Tue 13 Jul 2021
Does a typical week at work look something like this? Whether you are at your home office or at headquarters, chances are that among the list of essential tasks was to persuade or convince someone to take a course of action through a piece of your writing – whether it was a policy brief, a business plan that requires signoffof the management team, or a white paper that forms the basis of kickstarting a broader debate leading to a decision on a law, regulation, or to feed information into a working group. How many times did you walk away from a meeting, or a discussion, wondering if your idea or approach in writing was clearly understood, and even more importantly, compelling and urgent enough to prompt fast action? It is very likely that you had a few doubts that your message was able to deliver on your objective.
The skill of writing effectively in order to win over your team, staff, stakeholders, or a public or private partner is vital to achieving your objectives. But effective writing skills, especially for those for whom English is a second, third, or even a fourth language, can sometimes make you second-guess whether you will be able to achieve your goal.
As more business is bound to be conducted virtually even when the pandemic finally ends, it is undeniable that circulating written communications, before or after a virtual meeting, will become a fixture of daily business. All the more reason to take stock of your writing abilities at this pivotal moment.
But being a skilled writer is not just the domain of senior leadership who have access to communications professionals to help them hone and polish their messages. In today’s flattened hierarchies, and multinational working groups and teams, in a world moving in near real-time and when major events can upend the best-laid plans, your ability to write well and under short deadlines, to get to the point quickly and with impact, matter even more.
The good news is, that even for professionals who have a strong skill level in English but are not fluent, working in English as a non-native can actually be an asset. As long as it is viewed that way. Each language has its set of rules and techniques that are understood to be the gold standard, and English is no exception. Except that the body of best practices in English actually runs counter to those of many romance languages and Germanic languages in wide circulation in Europe. Therefore, it is important to adopt a different mindset when setting down to create a persuasive case in English.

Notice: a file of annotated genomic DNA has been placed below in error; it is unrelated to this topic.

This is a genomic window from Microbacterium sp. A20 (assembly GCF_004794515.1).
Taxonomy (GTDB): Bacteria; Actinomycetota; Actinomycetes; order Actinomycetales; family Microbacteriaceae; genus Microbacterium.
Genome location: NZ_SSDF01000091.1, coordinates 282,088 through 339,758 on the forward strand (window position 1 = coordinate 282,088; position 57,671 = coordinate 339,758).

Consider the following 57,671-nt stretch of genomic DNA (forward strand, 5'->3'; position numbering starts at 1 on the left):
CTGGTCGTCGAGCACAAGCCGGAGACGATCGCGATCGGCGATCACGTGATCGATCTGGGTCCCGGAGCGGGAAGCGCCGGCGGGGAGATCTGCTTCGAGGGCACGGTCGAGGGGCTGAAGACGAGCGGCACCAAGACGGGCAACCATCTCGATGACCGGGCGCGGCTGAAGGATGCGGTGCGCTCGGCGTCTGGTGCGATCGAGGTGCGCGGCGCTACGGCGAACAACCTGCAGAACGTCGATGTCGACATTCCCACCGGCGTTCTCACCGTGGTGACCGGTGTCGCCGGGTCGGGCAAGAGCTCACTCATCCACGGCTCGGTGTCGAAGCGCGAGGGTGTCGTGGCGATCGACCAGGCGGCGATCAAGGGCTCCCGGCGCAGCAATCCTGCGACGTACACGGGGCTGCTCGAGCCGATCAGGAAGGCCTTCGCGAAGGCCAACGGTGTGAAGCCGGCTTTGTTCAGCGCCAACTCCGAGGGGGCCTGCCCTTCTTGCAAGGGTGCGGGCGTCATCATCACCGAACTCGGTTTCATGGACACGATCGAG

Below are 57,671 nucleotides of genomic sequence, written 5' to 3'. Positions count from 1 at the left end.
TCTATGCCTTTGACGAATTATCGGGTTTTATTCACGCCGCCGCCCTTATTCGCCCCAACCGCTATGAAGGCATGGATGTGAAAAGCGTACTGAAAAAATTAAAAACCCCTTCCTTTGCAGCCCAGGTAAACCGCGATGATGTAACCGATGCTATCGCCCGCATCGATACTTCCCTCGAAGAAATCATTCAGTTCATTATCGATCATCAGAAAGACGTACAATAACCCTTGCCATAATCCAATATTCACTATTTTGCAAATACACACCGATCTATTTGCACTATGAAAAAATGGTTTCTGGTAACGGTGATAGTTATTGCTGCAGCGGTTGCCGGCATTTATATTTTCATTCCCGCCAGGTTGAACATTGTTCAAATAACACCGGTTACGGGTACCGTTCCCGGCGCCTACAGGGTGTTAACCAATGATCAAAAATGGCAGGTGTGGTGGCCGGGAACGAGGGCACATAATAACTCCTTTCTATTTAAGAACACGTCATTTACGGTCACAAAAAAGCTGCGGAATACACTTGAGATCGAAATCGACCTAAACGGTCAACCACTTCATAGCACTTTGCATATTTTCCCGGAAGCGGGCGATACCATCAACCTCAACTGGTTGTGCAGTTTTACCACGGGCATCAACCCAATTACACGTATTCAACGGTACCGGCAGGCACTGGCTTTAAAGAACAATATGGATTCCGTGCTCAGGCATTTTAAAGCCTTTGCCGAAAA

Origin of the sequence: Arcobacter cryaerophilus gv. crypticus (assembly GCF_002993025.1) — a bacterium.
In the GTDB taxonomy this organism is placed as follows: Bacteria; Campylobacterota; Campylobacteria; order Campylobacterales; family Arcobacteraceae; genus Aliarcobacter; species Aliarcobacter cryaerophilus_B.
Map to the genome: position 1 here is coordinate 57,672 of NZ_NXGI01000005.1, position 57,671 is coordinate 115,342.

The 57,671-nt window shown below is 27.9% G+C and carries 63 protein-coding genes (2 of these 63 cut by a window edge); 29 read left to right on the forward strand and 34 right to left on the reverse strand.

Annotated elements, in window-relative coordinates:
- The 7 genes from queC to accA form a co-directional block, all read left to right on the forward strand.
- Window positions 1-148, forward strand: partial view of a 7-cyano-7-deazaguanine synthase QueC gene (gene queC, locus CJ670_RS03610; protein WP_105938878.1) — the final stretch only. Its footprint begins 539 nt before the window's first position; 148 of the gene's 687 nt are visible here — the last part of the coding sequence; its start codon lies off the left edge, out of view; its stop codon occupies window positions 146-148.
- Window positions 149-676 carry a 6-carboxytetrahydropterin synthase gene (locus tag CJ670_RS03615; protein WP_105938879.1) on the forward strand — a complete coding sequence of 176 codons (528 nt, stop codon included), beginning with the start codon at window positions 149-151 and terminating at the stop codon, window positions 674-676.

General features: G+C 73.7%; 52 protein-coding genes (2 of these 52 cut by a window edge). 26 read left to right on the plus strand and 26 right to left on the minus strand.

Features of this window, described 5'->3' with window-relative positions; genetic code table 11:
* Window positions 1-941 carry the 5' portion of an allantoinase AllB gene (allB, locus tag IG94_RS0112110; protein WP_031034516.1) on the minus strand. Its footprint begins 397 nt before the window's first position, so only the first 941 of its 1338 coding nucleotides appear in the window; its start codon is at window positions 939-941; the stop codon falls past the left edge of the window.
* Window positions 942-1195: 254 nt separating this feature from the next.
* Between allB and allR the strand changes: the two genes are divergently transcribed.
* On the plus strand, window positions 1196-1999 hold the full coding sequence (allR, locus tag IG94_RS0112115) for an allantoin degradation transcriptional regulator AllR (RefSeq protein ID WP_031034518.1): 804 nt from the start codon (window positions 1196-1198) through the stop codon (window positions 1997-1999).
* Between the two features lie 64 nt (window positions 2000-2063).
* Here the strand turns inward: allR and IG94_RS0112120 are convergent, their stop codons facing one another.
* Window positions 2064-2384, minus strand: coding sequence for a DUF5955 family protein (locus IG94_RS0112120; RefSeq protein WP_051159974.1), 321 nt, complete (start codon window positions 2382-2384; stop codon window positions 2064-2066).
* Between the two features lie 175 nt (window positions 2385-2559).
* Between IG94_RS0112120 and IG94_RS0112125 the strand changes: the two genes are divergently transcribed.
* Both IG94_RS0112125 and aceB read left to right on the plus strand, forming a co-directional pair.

Just to cite one example: as a language of migration, the history of how English developed is very different from many other languages. As peoples from many countries settled in Anglophone countries through the centuries, whether in the UK, Canada, the US or Australia, people had to begin quickly to communicate in order to trade, farm, and form new communities.
As a result, the gold standard of communication in English favours simple language, simple sentence structure, and direct forms of address, with a preference for the active over the passive voice. Contrast that with French, or German, for that matter, where the pinnacle of proficiency is seen as using long, complex sentences, conveying complex concepts and using long words. In English, the opposite is true: these more complex forms are at times viewed with scepticism, and not considered to have the same level of clarity and authority as a simpler approach.